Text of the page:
Tuesday, July 16, 2019

Bumper Festival picture book

This was the sunshine festival, and perfect for all outdoor events like walks, picnics, markets, art trails & 'Open Gardens', also ensuring evenings could extend naturally - usually ending late under the twinkly bar lights of the pop-up cantina in Silk Mill yard. If this sounds idyllic, you are getting the vibe: there was far too much on for this report to be comprehensive but it should give you a glimpse.
So, not in any particular order of chronology, we'll start with performance, and if you're wanting to know how the Nevertheless/Frome Actors Network production Where The Fault Lies was received, the happy answer is: rapturously. The event sold out so early we put on a second showing later the same evening and that sold out too. Cornerhouse Upstairs was transformed into a tiny intimate theatre and feedback forms throbbed with comments like "Fantastic... great plays, superb acting and a fabulous evening of entertainment!"... "Wonderful plays! I loved the humour and the depth of understanding of the human soul and relationships"... "Clever, funny, surprising, thought-provoking, satisfying"... "hilarious and inspired!" - you can see them all here, and there's a full review online on the Fine Times Recorder. Thanks David Goodman for production photos, and Martin Earley for the venue, with special appreciation to Tom for support throughout the run-up and transformation of the gin-bar into an intimate theatre.
Over at the Town Hall, a  new comedy drama by Frome writer Nikki Lloyd gained massive commendation and audiences grew throughout the run. Turtle Doves, with the focus a dysfunctional young couple and their troubled therapist (the ever-excellent Laurence Parnell), looks at a range of relationships - siblings, strangers, long-term or brief encounters - in a clever series of time-slip segments (think Tim Crouch rather than Alan Ayckbourn) with much to laugh at, perhaps with wry recognition, as well as unexpectedly moving moments. Geoff Hunt was producer of this exciting and memorable play, well acted by all ten cast members, and superbly directed in the round by Keely Beresford.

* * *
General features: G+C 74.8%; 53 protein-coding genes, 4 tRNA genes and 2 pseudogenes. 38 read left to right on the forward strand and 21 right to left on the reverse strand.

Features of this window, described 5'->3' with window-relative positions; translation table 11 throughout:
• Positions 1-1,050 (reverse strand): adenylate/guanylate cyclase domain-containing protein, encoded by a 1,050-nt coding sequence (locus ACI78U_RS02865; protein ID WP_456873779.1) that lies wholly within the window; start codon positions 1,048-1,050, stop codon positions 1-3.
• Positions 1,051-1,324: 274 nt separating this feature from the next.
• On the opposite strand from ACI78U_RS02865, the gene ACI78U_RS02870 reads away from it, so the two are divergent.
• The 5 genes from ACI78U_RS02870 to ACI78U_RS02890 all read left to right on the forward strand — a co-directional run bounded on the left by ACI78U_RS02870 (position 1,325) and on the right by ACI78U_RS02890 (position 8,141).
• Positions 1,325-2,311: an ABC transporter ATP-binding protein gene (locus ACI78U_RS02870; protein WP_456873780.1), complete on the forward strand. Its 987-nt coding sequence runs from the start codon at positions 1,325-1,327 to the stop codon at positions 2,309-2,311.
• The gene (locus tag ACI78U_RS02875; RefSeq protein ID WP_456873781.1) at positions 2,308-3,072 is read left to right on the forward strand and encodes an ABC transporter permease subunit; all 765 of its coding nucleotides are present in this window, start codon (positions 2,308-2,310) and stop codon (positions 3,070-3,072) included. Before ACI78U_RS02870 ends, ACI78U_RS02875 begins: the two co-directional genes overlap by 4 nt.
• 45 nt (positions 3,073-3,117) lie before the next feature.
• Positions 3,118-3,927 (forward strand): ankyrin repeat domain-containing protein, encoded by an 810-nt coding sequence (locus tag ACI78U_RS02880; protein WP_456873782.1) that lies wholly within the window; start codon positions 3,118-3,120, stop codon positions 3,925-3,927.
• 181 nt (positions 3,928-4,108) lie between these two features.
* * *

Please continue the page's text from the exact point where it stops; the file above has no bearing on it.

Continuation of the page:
Still with words-&-performance: the Festival Poetry Cafe, always fun to host in the eponymous garden of the Garden Cafe on a sunny night, was a total delight. Guest poet Henry Madd absolutely captivated the crowded audience with his intimate yet accessible reflections on childhood, loss, and life.
Open Mic is especially important at this event, because the coveted title Frome Festival Poet Laureate is awarded on a single poem offered on that night, written on the theme of the festival. Despite difficulties from this year's dedication to JW Singer's foundry, several of our 15 readers braved the challenge, with five runner-up book prizes and Jo Butts scooping the title! Congratulations everyone who came to participate and to listen, making this relaxed and lovely evening a highlight of the week for me. Thanks Wendy Perry for the picture of Jo with Henry & me, Hunting Raven for the books, Garden Cafe for the bubbly and venue transformation.
Hip Yak Poetry Slam at the Archangel by contrast has a hi-energy vibe and is immensely competitve as the prize here is no less than a spot in the Poetry Tent at Womad. Liv Torc, Chris Redmond and Jonny Fluffypunk run this with proper sound and professional skill, and random audience members choose the winners in the tradition slam way - by holding up score cards. As with football rulings, opinions are bound to vary, but everyone seemed to agree that Stewart Taylor, self-professed 'slave to rhythm and unpaid lackey to rhyme' well deserved to take top spot with his defence of the clog -yeah, I know it doesn't sound likely, but you should have seen the repeat prestissimo... also notable was the first nudist performance in Frome!